Sunday, November 25, 2012

Jumping on the Bandwagon

There are so many things out there to watch out for these days.  I read a lot online and in print about the dangers of this food or the perils of that drink.  My spam filter gets loaded up with dire warnings about how avoiding this one test will decrease my chances of cancer 10-fold with another message telling me that the same test will add 20 years to my life.

Being of the analytical mindset like I am, I spent a great deal of time trying to tease the truth out of all these pronouncements of impending doom.  I thought that maybe if I just understood everything, I'd...well...understand everything.

Now that I've typed it out, that sounds a bit foolish.  If I had only done that a year ago, I would have saved myself a lot of time, work and heartache.

Besides, nobody can understand everything and nobody has ever been able to tell me anything without me verifying it on my own. So I spent all that time trying to figure stuff out really pulling my hair out and worrying over the bits and pieces not lining up.

One day I sat on my bed surrounded by notes and notebooks and slips of paper and Internet printouts with tears of frustration in my eyes.  I had sorted out the articles and emails and websites.  I had broken the over-riding theme down to the very essence of truth in the middle.  That truth is this: They're lying to us.

The food companies who come out with a new and improved product every other day designed and destined to improve our health, make our teeth white, shrink our backsides and ensure our sexual virility don't have our best interests at heart.  In spite of the hype and the advertising and the shiny, fancy packaging that says they care, they don't.  It's all about making a buck and not worrying about the consumer in the end.  Corporations are, in a word, evil.  As I came to this realisation, my tears of frustration became tears of rage.

I sort of lost it.

I tore up the notes and slips of paper.  I threw away the scraps and the notebooks.  I even broke a pencil.  It was cathartic and exhilarating.  This is what I got out of it and believe me, I've read it 100 times online and in print but it hadn't sunk in until now:

Eat real food.  Eat food that your great grandmother would recognise. Eat food with ingredients you can pronounce and ingredients that sound like actual food in and of themselves.  Eat the stuff with a short enough history that you can trace right back to the farm.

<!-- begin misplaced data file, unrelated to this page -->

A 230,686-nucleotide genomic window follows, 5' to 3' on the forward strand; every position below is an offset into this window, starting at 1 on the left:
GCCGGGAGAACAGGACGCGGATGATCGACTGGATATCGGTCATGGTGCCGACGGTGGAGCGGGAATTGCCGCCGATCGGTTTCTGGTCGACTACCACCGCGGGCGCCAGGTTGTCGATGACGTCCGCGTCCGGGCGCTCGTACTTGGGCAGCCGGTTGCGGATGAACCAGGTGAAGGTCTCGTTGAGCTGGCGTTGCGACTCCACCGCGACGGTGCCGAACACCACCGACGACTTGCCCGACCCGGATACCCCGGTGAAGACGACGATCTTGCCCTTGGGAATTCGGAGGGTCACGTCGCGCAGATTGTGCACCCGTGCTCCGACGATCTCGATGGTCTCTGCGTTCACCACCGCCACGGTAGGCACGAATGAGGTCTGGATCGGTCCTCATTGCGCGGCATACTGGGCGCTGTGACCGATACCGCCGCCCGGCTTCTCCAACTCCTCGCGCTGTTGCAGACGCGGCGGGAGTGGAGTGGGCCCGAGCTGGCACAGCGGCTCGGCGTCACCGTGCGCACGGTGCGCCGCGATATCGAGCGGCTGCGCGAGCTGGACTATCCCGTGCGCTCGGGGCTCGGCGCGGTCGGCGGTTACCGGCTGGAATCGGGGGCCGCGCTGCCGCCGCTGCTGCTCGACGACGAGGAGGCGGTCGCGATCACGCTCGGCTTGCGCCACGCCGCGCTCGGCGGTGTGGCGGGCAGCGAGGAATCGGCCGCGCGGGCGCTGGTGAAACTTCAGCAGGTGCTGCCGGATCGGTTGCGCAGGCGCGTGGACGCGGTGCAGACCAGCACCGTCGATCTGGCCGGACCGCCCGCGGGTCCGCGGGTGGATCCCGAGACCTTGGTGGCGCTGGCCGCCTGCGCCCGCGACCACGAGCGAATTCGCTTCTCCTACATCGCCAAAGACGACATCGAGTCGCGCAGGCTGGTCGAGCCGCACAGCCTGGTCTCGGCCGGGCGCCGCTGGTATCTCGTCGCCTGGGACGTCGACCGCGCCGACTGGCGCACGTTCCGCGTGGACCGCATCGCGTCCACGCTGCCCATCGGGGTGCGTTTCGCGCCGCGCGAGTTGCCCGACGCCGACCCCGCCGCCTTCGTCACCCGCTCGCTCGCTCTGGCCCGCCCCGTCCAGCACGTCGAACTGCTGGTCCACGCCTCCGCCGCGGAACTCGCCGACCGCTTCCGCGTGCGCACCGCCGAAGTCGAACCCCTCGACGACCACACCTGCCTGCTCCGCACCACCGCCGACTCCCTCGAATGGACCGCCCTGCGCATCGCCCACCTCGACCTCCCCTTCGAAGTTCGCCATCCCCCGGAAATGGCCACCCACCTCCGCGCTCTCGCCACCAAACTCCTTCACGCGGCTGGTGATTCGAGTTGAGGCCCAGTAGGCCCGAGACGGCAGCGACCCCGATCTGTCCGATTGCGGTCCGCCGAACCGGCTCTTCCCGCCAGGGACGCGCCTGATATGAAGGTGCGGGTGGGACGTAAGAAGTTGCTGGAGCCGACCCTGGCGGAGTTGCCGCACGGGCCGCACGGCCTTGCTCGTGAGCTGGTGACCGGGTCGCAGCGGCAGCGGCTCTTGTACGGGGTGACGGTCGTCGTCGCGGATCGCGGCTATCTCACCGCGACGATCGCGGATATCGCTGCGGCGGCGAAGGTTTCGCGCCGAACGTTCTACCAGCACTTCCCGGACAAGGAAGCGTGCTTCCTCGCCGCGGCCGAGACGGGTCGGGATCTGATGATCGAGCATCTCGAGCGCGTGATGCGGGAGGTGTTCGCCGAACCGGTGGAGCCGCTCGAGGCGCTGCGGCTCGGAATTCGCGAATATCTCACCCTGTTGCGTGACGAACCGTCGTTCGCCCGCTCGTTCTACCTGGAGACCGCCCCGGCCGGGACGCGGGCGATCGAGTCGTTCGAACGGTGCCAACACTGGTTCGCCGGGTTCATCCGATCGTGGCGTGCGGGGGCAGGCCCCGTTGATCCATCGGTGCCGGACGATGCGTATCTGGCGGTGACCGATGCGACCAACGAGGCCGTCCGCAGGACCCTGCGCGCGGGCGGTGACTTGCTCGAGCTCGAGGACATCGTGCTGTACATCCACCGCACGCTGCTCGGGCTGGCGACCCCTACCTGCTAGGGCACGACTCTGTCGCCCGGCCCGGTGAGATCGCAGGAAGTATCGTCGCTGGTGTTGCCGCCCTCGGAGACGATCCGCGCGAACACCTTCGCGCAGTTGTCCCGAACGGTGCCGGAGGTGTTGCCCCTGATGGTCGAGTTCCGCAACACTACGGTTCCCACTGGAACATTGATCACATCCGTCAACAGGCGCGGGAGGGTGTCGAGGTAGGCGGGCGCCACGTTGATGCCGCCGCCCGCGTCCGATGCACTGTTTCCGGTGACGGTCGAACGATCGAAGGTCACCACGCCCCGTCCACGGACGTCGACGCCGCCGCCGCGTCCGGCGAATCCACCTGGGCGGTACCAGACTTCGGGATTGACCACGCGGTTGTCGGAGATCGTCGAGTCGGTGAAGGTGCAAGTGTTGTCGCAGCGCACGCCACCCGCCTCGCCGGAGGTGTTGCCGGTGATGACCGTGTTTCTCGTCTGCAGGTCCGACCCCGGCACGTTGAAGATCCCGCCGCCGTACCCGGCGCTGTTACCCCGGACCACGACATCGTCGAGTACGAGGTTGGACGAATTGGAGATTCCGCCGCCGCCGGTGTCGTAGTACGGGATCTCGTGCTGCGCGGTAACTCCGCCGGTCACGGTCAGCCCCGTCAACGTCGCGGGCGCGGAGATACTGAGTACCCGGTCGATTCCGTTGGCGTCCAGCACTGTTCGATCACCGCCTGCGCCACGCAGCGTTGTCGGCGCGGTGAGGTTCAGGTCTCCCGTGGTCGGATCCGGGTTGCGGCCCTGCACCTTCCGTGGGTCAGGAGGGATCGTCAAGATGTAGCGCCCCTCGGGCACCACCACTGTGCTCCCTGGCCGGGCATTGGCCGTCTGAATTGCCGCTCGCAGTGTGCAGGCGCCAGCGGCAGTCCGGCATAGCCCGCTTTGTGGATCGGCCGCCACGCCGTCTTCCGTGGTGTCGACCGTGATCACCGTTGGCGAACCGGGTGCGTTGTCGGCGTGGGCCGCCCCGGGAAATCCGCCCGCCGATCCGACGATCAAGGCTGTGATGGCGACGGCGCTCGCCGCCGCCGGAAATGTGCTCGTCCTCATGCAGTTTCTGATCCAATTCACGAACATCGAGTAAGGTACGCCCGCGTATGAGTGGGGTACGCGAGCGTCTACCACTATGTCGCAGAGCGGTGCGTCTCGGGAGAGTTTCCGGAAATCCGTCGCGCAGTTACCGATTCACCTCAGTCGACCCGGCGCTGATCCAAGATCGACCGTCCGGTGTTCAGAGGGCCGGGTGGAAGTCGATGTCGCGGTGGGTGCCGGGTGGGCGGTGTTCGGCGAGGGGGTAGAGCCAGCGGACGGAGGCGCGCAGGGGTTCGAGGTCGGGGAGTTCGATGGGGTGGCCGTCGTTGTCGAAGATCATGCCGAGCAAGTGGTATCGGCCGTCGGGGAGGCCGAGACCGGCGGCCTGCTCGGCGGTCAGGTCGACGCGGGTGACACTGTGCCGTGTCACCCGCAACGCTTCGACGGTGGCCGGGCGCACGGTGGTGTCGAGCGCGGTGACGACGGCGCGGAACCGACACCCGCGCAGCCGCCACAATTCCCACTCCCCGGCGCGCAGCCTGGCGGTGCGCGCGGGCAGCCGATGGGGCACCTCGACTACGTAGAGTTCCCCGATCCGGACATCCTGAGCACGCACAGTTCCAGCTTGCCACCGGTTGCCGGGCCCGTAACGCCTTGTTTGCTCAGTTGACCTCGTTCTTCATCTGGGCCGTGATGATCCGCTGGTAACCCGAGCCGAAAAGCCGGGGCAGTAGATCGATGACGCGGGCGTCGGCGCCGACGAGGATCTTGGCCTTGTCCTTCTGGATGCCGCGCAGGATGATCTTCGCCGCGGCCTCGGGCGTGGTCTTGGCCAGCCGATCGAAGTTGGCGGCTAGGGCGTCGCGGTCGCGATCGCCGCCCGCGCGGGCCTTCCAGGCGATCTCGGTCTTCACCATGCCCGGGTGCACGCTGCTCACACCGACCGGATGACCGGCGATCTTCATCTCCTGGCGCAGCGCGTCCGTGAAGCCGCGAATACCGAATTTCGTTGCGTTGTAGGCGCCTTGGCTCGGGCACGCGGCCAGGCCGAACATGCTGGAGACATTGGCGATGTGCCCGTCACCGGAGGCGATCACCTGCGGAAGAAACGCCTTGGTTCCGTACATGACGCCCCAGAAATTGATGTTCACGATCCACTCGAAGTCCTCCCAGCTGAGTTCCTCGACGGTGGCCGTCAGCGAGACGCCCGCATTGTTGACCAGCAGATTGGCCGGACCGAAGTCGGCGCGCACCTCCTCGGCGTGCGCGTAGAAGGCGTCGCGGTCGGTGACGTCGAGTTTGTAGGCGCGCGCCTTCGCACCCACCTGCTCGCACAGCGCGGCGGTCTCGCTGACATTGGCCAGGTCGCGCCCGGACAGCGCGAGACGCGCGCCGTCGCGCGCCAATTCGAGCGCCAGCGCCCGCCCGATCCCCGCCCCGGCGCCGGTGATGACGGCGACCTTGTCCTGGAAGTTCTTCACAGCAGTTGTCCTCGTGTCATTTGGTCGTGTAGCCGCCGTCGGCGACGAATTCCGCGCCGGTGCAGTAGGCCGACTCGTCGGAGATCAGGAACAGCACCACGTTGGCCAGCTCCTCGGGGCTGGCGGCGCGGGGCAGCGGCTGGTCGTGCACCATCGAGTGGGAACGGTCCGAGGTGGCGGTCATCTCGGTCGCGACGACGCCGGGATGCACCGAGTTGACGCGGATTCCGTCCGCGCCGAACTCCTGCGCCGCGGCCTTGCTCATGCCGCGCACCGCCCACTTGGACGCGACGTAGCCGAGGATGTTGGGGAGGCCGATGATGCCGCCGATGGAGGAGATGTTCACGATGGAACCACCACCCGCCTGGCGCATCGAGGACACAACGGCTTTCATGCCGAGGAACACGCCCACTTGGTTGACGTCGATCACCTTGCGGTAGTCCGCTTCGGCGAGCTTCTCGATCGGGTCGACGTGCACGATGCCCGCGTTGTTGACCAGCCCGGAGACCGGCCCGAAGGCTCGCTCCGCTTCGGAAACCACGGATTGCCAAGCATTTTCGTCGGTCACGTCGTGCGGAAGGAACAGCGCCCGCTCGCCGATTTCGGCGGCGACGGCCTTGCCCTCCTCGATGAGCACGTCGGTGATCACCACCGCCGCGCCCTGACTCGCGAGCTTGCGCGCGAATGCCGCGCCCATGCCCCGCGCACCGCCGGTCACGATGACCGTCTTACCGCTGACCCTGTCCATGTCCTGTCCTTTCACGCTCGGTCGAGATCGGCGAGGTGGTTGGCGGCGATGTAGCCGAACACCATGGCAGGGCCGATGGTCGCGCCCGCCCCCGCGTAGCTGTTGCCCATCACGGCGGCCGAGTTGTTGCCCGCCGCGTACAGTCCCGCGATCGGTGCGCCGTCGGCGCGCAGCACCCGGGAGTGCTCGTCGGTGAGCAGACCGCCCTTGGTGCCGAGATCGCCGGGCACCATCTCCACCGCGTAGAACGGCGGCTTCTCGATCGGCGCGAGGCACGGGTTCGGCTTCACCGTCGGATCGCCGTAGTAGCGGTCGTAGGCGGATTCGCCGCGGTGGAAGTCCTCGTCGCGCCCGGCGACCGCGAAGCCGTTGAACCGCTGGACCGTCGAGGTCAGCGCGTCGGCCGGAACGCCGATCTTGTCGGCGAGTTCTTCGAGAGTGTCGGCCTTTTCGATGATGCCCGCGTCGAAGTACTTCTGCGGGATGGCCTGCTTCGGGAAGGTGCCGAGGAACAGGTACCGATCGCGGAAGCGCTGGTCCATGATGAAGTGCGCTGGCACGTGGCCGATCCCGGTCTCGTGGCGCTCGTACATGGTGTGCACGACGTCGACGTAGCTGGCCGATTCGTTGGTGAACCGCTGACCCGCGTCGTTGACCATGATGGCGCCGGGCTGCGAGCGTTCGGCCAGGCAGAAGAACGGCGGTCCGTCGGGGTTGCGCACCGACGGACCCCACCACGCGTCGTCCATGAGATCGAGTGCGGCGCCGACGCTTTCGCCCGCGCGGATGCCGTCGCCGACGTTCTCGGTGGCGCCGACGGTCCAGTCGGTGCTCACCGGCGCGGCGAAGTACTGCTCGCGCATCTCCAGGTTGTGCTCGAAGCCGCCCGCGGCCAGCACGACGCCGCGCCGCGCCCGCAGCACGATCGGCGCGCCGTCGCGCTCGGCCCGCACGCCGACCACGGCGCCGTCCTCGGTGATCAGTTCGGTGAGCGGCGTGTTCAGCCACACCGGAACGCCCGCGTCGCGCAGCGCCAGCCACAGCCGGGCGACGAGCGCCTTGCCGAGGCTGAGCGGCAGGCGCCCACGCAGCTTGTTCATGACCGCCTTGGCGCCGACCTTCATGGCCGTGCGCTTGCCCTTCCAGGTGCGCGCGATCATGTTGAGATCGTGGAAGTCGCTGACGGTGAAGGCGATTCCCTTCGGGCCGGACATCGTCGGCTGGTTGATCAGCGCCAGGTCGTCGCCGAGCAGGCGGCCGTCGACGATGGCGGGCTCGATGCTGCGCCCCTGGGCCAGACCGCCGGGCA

Products with artificial this and modified that aren't actually food because they didn't come from a farmer's field.  They came from a laboratory.  And, as much as I love my lab job, I know it's not a place that I want to cook my dinner.  After all, we have signs everywhere telling us that food and drink aren't allowed the lab.  Is it just me, or is that a bit ironic?

Did you know that the artificial colors in some fruity sport drinks are actually derived from petrochemicals?  How the hell is that food?  And how the hell did that get approved by the powers that be?

So, yeah.  Here I am with another epiphany that roughly 100,000,000 people have already had.  I'm stepping up on the bandwagon.  I don't expect it to be painless, but here I go.

Thursday, November 22, 2012

Traditions--Breaking New Ground

Traditions are funny things.  Back in the day, before divorces and re-marriages changed everything, tradition was important to me.  It was about stability and continuity.  It was about not forgetting important things.

Thanksgiving always meant turkey dinner with dressing cooked in the bird, candied sweet potatoes, mashed potatoes with gravy, green bean casserole and that jellied cranberry sauce that comes out in the shape of the can if you're very careful. It also meant at least one short moment of tears and sadness for Great Grandpa and his mad turkey roasting skilz.  Even now almost 40 years after his passing if I think about it too long, I'll have to cry again.  These are the kind of tears that can only be silenced by the suitable application of Dream-whip on the pumpkin pie.

Thanksgiving was Mom, Dad, brother and me and our attending spouses and children.  It was coming together at Mom's and spending the day in the kitchen with her while the guys talked politics and football in the living room.  It was drinking Pepsi out of the glass bottle it came in and opening the kitchen window just a little to let out the steam from cooking the giblets for gravy.

Except for remembering Great Grandpa, none of that stuff happens anymore.  My family has scattered and we are not close like we once were.  It's made me very sad and very angry some years.  Angry and sad enough to make up my own traditions.

The first tradition I made up is the one where we have anything but turkey on Thanksgiving day.  It's sort of become a challenge to think of something new and different every year.  When I think of it, it seems a little silly to use that one meal as a symbol of all the plenty we are thankful for.  It makes more sense to me to celebrate with something different from the vast selections available every year.  The 'plenty' we have is so much more diverse than turkey.

The second tradition comes in the form of banning football, the viewing of football or the discussion of football in the house on Thanksgiving Day.  I don't care who's playing who or what title is on the line.  I don't even care if it's Huskers vs. Sooners.  No football.  Period.  Call me un-American if you like.  I'm fine with that.